From November-December, we embarked on an epic 17-country tour, scouting locations and meeting with local partners for Pioneer Media, shadowing the Young Pioneer Tours Eurasian Adventure Tour. Toward the end of our sojourn, we started to explore our options for getting back to Asia, whilst ideally seeing a few new countries, and maybe finding more destinations that would be good for movies.
After learning that we could get to Cyprus for 4 days, and then onto Israel for around $110, our choice was pretty much made for us.
Initially, we were interested in going to Cyprus simply because we had not been there, but it was the thought of going to Northern Cyprus that really piqued our interest. Why? Well, first, we are obsessed with unrecognized countries, such as Transnistria, South Ossetia, and Somaliland. Northern Cyprus, or to give its official name the Turkish Republic of Northern Cyprus, does not actually fit into the realm of “unrecognized country”, as Turkey recognizes it, but at least being a partially recognized state had it as one to add to our country collecting list.
Second, and slightly more important than me getting our jollies, was that because of the country’s precarious political situation, costs in the TRNC, compared to the Republic of Cyprus (Southern Cyprus), were considerably less. Thus, with its beautiful scenery, we suspected that Northern Cyprus offered us potentially a great opportunity for budget filming in a range of settings. We were not to be disappointed.
Cyprus, like any resort area, whilst great in the summer, tends to be a ghost town in the winter, and our one night in Larnaca, Southern Cyprus, confirmed this. Hotels and resorts everywhere, but barely a person in sight, bar a few Russians that felt it was warm enough to swim (we did not). We took in a customary Greek Kabab and had an early night.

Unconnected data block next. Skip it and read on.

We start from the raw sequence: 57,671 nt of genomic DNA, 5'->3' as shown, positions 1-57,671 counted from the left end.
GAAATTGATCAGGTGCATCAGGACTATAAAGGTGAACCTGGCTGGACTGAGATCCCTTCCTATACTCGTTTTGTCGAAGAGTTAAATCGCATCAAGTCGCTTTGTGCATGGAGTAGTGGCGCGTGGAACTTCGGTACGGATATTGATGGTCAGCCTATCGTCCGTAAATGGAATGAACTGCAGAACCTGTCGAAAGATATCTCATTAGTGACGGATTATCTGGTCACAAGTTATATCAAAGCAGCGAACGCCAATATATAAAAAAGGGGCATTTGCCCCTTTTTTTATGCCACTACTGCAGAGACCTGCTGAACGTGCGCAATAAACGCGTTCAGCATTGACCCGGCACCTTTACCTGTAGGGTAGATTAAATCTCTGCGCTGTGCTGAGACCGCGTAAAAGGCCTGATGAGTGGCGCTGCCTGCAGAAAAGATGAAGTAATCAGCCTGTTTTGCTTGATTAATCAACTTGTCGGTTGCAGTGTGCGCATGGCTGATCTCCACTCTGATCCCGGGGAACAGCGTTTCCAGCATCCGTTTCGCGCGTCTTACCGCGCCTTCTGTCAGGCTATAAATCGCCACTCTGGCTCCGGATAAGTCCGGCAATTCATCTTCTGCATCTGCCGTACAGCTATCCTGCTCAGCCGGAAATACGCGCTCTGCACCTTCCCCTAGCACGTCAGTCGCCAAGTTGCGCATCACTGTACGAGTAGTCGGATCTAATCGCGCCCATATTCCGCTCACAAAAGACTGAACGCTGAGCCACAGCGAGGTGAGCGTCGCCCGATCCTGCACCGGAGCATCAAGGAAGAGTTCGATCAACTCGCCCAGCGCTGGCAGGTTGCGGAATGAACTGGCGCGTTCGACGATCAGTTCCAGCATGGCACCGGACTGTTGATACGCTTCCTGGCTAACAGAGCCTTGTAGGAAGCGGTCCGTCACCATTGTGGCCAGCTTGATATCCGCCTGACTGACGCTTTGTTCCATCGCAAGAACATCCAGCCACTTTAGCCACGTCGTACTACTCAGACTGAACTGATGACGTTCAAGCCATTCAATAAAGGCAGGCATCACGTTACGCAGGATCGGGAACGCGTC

Getting from Southern to Northern Cyprus used to be quite the ordeal, but nowadays you can simply walk across at the Green Zone in the divided city of Nicosia. And it truly is divided; the line separating the northern and southern parts literally crosses through houses, with what were formerly open streets, now being filled with sandbags and military posts. You aren’t really supposed to take photos, but we snuck a few. Though a very unique looking place, photography is prohibited, though you’ll likely be able to sneak off a few shots.
We were met in Northern Cyprus by two English gentlemen that essentially run the Northern Cypriot film scene and taken to our casino/hotel in the coastal town of Girne. There, we spoke about the new and developing film scene in Northern Cyprus.
Though the country’s political limbo has made getting investment into the country somewhat hard, it had not stopped our friends here from making the best of the situation. Not only have several movies filmed in Northern Cyprus, but Bollywood productions for budgetary reasons like to utilize the country to film beach music videos.
The country’s currency is the Turkish Lira, although Euro, GBP, and USD are widely accepted. The official language is also Turkish, but many locals speak English. Flights from Istanbul or Athens are a mere $60, a five-star hotel room is under $100, and meals tend to hover around $5-10. There are a variety of options for car rentals, generators, camera equipment, and hair/make-up. The island’s proximity to Turkey also makes it easy to source any extra equipment and crew that is not locally available. In other words: lots of potential.
The next day, our hosts escorted us in checking out a range of stellar filming sites from Roman ruins, to Ottoman to castles to pristine beaches, all available to film crews and with a drastic lack of crowds and traffic, compared to landmarks in the country’s Southern counterpart.
From a personal and travel point of view, we really enjoyed Northern Cyprus. However, the stop was important in adding the TRNC to our growing list of featured locales. Needless to say, we are excited about eventually filming in Northern Cyprus.